Sony Blu-ray systems are in seventh heaven

Sony has gone big on Blu-ray releases today, announcing seven new home cinema setups that should pique your audiovisual interest, no matter what the size of your house is.

The frontrunners of the new range are two all-in-one systems that offer 1080p support, upscaling to 1080p and 7.1 channel sound.

All in one

The BDV-E300 and BDV-E800W bring you 'virtual' 7.1 channel sound – which Sony says will give you a "complete wraparound audio experience without filling the room with speakers".

The E300 does this with the help of five compact satellite speakers for the main channels and a subwoofer.

As for the E800W, the speaker setup is slightly different, with Sony offering up four floorstanding main speakers for front and rear left and right channels, the same high-power subwoofer, and wireless rear speakers as standard. Both of these use the BDP-S360 player as their player of choice.

For the audio purists who want true 7.1 surround, you will have to purchase what Sony calls a 'wireless upgrade kit'. The WAHT-SBP1 upgrade comes with an amplifier and two additional speakers.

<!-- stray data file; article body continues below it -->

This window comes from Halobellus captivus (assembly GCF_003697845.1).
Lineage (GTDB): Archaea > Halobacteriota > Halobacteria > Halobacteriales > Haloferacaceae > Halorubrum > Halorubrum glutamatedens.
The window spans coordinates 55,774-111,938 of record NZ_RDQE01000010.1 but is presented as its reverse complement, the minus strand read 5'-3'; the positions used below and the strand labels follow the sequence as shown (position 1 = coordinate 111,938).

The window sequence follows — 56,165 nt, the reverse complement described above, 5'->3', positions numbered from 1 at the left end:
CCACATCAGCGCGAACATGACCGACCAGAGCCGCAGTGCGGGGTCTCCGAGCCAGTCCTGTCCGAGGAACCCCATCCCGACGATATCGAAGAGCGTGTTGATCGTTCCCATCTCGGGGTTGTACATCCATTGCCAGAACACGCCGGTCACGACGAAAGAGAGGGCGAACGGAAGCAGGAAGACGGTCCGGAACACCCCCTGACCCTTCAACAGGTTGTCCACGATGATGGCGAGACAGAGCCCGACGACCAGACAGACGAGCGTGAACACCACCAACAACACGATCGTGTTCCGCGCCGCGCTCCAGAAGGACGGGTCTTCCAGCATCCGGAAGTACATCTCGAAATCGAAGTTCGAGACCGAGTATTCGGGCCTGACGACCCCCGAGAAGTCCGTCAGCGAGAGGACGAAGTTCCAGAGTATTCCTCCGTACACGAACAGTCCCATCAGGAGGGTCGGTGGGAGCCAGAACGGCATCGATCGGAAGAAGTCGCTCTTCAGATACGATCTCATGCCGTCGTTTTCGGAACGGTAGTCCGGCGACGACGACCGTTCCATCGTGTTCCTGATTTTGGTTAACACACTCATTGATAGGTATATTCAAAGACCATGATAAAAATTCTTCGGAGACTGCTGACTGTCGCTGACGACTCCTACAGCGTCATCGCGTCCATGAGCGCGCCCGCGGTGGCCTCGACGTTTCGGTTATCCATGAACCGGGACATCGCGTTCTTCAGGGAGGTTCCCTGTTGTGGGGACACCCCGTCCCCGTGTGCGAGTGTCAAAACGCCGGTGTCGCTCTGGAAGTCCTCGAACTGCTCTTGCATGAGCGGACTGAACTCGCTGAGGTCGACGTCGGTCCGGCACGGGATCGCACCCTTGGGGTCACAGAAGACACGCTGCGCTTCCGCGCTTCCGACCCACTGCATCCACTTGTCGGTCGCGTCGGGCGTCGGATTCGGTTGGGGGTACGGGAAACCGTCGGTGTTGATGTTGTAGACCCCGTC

For those with a little bit less space, then Sony has also announced the BDV-Z7. This is a 2.1 surround sound setup.

As with the faux 7.1 setups, Sony has given the BDV-Z7 "a virtual 5.1 surround sound experience" which is piped through Sony's S-Force front surround speakers.

Four play

Four more releases make up Sony's Blu-ray bonanza – all of which are based around Sony's BDP-S360 player.

These are: the BDV-360FS, based around a 400W 2.1-channel system; the BDV-360IS, which uses five of Sony's 'golfball-sized' speakers; the HTP-BD36SS, a 1000W system using compact satellite speakers; and finally the HTP-BD36SF, which is blessed with four floor-standing speakers for the front and rear left and right channels.

For more information on these setups and pricing, visit

Marc Chacksfield

Marc Chacksfield is the Editor In Chief, at DC Thomson. He started out life as a movie writer for numerous (now defunct) magazines and soon found himself online - editing a gaggle of gadget sites, including TechRadar, Digital Camera World and Tom's Guide UK. At Shortlist you'll find him mostly writing about movies and tech, so no change there then.